The best way to clean them is like the lid liners using a soap-filled steel-wool pad. (Which may slightly scratch the aluminium liner but it will remove the splatters.)
You can lift the door on to a soft towel on the worktop to make it easier to work on but take note that there are some small plastic washers on the door pegs – these need to go back as you found them. Don’t immerse the door in water.

Stainless-Steel Door Liners
(AGA 7 Series)

These are removable and can then be washed-up. Use a Spontex or similar ‘green scrubber’ with washing up water or dab some AGA Stainless Steel Cleaner on the pad and scrub. A Brillo pad is the ultimate and could be slightly abrasive so take care if you use one of these.

Spontex Washup Pad

Oven ‘Tunnels’

(The bit between the front-plate and the cast-iron part of the oven).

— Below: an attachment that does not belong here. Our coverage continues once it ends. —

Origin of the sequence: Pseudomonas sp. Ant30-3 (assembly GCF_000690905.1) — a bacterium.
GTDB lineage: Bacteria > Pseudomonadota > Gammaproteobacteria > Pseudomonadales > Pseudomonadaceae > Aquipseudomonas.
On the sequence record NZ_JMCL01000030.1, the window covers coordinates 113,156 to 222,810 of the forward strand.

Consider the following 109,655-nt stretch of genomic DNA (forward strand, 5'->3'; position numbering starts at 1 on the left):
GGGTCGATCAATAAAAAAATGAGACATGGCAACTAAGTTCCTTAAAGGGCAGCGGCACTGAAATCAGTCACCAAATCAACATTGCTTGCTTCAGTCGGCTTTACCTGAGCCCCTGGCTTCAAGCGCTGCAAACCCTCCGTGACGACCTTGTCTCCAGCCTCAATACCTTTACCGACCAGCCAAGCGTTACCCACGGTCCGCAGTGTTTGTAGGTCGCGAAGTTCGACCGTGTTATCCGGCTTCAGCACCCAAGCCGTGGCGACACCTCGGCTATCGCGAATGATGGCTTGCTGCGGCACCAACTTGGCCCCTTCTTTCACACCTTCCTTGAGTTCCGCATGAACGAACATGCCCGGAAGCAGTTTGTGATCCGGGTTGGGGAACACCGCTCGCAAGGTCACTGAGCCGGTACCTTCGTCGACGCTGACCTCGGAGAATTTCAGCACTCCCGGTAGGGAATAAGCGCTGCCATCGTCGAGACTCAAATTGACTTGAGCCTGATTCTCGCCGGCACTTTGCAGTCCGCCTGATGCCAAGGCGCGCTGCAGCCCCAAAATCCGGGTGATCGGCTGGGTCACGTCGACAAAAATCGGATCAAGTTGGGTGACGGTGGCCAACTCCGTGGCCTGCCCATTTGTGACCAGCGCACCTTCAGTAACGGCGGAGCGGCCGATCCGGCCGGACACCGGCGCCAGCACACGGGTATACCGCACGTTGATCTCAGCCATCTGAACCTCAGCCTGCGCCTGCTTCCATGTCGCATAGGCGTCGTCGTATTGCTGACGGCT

Up to 1995 (ish) they were aluminium – clean as aluminium lid and door liners. After 1995 (ish) they are usually stainless steel (more shiny) – clean as stainless-steel door liners. Don’t use too much pressure – some can be dislodged if you do.

Cast-iron ovens

These are largely self-cleaning – splashes of fat or grease carbonise on the hot oven surface and end up as dust on the oven floor. Best brushed out with your wire brush (which can be used to loosen any burnt splatters too). If the oven’s cool enough you can also use a vacuum nozzle to remove the dust.

The self-cleaning effect is faster in the roasting oven (it’s hotter, and it’s the heat that does the self-cleaning) however the simmering and baking ovens don’t get as dirty since you’re not doing the type of cooking that creates these splashes in them anyway.

Wire brush for cleaning Ovens